The euro failed to be inspired from positive Eurozone data as all attention was on US GDP estimates for the second quarter. US GDP rose by an annualized rate of 2.3% in the second quarter, falling slightly short of forecasts of 2.6%. The modest figure is an improvement on the first quarter’s upwardly revised 0.6% and supports the case that the US economy is growing at a moderate pace.
The dollar surged after the data as markets view this as evidence that the US economy is on a sustainable track to meet the Fed’s conditions for normalizing interest rates. The dollar reached a day high of 124.57 against the yen before easing to 124.43. The euro was trading close to its day lows at 1.0921, while the pound was off its peak of 1.5643 against the dollar to trade at 1.5606 in late European session.
There were further signs of strengthening recovery in the Eurozone as Spanish GDP data for the second quarter came in within estimates of 1%, giving the highest year-on-year rate of 3.1% since 2007. Irish GDP was also robust with quarterly growth of 1.4% in the first quarter. Outside of the euro area, Swedish growth came in unexpectedly strong at 1% in the second quarter, above estimates of 0.7%. The Swedish krona jumped to 8.65 against the dollar on the data.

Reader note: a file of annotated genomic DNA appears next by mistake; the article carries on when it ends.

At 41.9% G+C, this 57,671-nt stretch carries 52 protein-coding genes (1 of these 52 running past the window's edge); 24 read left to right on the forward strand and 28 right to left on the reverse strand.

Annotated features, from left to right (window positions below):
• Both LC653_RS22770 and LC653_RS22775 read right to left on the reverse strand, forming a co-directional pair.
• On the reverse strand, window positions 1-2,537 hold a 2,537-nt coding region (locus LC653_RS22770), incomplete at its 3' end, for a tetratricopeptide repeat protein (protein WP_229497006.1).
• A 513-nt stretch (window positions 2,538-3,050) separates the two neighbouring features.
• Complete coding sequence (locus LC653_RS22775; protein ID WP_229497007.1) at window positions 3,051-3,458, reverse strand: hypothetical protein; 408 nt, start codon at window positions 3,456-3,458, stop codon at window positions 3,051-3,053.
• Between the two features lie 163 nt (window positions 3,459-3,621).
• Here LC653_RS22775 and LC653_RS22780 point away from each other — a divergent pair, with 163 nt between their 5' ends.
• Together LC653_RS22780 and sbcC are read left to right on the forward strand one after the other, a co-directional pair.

German inflation was slightly weaker-than-expected as flash CPI for July showed annual inflation running at 0.2%, versus estimates of 0.3%. While unemployment showed an unexpected rise of 9,000, versus a fall of 5,000 as expected.
Eurozone economic sentiment data out earlier in the day only gave a brief lift to the euro. Economic sentiment rose to 104.0 in July from 103.5 in June.
In other data, US initial jobless claims showed another strong week for US jobs as it came in at 267k, below forecast of 270k, and slightly higher than last week’s 42-year low of 255k.
Rising oil prices failed to lift the Canadian dollar as the greenback surged above the 1.30 handle to climb to 1.3028. The aussie was also weaker as it touched a new 6-year low of 0.7254.
Moving to the end of the week, Japanese June CPI figures out on Friday should attract some attention as well as the Eurozone’s flash CPI numbers for July.